The panel, dated to the years between 1465 and 1470, marks an evident emancipation of the artist from the influence of Andrea Mantegna, to whom he was linked not just by cultural affinities but also by close ties of kinship (they were brothers-in-law).
The lesson of the Paduan artist is clearly visible in the incisiveness of the outlines and the sculptural plasticity of the figures, brought into the foreground to invade the space of the observer. Yet Bellini immerses the scene in an atmosphere of natural light, softening the tones and concentrating not so much on the construction of a rigorous perspective as on conveying the sorrowful humanity of the protagonists.
In this way he creates a new language that will become, in the years to come, his personal and unmistakable stylistic mark.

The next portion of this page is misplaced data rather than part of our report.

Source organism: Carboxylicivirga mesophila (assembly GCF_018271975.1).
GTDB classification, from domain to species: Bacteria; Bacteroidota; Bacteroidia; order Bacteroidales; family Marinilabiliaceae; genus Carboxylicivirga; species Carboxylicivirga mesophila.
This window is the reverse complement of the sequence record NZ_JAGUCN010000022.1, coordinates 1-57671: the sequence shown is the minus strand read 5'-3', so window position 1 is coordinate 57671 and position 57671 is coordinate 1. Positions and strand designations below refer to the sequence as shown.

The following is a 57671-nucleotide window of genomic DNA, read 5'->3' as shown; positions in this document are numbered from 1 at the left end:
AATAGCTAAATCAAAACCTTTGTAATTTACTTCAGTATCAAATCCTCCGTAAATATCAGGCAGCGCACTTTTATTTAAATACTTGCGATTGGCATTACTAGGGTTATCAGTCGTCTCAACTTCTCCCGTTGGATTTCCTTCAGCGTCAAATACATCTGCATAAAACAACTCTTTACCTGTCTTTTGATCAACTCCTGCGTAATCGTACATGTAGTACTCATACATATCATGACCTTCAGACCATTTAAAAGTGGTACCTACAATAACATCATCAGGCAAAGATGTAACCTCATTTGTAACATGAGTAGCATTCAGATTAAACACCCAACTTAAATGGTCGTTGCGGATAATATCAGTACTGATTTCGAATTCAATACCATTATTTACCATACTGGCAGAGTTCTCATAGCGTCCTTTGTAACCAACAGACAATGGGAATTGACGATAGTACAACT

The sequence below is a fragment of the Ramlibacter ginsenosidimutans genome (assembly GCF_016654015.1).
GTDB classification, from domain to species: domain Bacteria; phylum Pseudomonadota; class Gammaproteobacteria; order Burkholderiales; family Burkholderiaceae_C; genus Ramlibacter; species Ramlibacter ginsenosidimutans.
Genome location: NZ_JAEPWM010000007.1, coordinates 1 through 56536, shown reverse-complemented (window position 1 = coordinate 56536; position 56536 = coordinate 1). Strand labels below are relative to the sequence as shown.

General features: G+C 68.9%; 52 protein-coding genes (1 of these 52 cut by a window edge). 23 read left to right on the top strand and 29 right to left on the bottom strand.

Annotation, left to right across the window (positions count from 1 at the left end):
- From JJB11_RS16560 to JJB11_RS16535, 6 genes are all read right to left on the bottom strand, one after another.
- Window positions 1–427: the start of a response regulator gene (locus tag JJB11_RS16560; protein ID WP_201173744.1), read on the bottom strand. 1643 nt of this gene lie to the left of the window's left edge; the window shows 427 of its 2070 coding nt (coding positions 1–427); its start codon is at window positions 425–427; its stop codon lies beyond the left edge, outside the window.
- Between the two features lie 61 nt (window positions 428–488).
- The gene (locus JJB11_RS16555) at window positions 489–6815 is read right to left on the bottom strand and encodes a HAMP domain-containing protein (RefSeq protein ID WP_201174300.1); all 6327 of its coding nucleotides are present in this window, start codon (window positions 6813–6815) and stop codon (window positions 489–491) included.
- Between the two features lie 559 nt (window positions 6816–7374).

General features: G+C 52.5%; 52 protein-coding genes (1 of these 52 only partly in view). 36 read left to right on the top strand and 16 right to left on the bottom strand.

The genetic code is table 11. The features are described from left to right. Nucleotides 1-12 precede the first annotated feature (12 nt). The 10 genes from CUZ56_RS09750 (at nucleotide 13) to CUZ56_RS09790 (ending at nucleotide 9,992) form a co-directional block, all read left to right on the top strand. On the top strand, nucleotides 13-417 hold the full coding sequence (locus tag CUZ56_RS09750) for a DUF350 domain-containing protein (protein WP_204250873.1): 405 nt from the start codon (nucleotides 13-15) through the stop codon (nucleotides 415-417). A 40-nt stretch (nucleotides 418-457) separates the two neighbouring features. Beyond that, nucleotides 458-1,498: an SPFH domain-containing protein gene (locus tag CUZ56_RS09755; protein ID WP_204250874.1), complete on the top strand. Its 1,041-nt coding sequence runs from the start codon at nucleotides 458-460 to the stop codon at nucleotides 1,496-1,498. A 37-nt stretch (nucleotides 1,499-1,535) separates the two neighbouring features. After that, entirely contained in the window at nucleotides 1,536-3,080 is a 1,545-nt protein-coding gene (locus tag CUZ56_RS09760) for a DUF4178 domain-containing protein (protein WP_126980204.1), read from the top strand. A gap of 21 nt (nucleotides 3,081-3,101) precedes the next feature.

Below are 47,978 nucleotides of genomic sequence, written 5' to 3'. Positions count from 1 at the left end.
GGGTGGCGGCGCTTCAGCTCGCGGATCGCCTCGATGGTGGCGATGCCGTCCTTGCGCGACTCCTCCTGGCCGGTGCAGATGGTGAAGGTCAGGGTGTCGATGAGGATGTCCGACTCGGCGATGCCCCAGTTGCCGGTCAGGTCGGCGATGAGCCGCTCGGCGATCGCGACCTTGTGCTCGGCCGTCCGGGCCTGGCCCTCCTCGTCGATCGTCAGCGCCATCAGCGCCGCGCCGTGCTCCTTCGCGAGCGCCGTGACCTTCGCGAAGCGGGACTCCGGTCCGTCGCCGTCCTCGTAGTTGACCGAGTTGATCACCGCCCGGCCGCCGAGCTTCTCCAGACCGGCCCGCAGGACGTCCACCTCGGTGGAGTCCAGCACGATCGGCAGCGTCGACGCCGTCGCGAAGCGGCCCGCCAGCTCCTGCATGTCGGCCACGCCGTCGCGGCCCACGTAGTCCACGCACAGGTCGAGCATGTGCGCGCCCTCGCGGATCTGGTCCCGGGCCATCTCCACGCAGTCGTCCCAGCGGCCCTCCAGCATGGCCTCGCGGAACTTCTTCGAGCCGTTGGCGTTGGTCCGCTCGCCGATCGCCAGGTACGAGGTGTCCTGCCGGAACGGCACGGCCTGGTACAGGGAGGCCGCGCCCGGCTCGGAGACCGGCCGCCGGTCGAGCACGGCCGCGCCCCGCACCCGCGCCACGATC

Propertius, the great poet of the Augustan age whose verses are referred to on the strip along the sill, speaks of the capacity of an image to provoke tears – an effect observed with certain works, including this one.
The work, which used to be in the Sampieri collection in Bologna, was donated to Brera in 1811 by the viceroy of Italy, Eugène de Beauharnais.
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OBJECT TYPE AND MATERIAL
Tempera on panel
cm 86 × 107
HAEC FERE QUUM GEMITUS TURGENTIA LUMINA PROMANT / BELLINI POTERAT FLERE IONNIS OPUS
Work on display
By the same author
In the same date/era
In the same room